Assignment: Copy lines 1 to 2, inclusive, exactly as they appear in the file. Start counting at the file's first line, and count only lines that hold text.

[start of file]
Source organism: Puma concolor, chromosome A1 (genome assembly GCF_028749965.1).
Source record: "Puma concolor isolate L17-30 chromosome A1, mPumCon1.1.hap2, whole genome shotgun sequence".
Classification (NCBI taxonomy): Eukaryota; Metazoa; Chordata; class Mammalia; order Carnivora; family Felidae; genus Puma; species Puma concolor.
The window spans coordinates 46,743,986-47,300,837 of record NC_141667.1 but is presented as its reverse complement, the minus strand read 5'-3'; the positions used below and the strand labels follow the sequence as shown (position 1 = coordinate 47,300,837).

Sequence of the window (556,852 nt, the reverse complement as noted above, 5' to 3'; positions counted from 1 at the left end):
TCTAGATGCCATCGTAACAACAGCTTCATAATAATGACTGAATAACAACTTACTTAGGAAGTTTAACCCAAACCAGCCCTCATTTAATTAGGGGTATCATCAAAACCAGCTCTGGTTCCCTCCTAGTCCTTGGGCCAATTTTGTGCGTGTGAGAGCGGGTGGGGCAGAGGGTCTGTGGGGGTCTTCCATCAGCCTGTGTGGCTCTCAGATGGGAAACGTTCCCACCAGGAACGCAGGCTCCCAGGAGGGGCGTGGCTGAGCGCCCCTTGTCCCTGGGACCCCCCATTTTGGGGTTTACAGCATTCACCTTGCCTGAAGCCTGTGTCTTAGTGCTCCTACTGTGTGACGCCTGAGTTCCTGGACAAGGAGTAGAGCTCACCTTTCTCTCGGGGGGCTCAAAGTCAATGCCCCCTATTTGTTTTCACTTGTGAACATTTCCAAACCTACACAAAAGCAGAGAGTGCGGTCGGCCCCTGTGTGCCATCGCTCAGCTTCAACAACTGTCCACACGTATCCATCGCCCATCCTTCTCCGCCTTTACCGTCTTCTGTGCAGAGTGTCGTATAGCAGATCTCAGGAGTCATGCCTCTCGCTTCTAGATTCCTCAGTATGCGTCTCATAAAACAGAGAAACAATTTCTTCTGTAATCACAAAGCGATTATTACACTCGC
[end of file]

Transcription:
Source organism: Puma concolor, chromosome A1 (genome assembly GCF_028749965.1).
Source record: "Puma concolor isolate L17-30 chromosome A1, mPumCon1.1.hap2, whole genome shotgun sequence".